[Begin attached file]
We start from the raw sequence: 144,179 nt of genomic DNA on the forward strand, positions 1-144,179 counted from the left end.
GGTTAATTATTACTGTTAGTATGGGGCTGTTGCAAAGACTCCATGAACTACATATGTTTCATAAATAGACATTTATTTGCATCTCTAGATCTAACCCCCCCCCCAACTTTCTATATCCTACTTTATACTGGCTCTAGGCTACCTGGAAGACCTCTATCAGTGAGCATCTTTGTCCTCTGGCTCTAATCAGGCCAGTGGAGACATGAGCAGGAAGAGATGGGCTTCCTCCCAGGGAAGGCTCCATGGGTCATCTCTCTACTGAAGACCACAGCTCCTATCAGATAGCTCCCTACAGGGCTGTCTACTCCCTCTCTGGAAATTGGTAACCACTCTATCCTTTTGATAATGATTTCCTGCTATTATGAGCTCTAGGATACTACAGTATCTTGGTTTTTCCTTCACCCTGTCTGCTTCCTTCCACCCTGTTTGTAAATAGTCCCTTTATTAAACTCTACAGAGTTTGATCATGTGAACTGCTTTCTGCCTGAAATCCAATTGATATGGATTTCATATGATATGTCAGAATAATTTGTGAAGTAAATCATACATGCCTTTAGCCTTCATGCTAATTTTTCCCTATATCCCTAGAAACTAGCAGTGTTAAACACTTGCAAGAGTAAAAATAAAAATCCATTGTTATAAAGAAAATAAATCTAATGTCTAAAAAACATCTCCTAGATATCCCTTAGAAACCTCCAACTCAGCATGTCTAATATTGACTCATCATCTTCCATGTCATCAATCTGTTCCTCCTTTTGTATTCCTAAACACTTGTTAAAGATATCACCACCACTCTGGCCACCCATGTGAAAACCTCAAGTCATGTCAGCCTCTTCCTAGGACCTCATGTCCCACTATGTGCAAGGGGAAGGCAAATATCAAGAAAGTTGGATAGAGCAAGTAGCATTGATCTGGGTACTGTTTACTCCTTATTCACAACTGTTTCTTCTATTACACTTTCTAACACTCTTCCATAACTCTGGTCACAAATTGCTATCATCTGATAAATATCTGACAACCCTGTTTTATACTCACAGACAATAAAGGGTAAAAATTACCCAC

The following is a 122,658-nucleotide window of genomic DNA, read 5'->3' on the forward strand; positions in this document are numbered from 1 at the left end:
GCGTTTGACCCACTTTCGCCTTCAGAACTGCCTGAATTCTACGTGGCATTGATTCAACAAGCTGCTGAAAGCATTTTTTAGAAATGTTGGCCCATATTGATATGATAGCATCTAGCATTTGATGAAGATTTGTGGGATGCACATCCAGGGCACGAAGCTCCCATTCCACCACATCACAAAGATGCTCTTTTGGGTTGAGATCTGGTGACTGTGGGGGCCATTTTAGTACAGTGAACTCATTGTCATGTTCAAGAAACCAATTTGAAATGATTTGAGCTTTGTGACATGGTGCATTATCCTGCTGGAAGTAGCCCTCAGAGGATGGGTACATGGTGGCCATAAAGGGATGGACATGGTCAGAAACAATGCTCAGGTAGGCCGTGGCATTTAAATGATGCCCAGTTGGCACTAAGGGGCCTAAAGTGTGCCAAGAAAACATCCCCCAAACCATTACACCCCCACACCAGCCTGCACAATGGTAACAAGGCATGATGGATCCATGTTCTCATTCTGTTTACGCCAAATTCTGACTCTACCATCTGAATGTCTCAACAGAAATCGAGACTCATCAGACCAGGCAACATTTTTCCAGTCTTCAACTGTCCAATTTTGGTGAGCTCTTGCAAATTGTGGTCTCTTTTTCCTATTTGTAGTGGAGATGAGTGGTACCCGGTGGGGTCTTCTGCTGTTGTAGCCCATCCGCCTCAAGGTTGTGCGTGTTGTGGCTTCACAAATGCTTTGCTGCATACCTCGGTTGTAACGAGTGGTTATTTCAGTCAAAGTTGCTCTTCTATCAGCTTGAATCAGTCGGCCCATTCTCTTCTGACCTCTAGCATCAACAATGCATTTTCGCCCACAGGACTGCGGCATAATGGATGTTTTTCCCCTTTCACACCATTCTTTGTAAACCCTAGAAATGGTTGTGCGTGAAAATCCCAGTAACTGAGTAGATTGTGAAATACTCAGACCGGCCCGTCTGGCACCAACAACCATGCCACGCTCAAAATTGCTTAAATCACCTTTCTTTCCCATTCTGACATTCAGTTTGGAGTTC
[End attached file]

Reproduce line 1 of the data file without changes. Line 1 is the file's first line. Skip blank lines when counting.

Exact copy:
We start from the raw sequence: 144,179 nt of genomic DNA on the forward strand, positions 1-144,179 counted from the left end.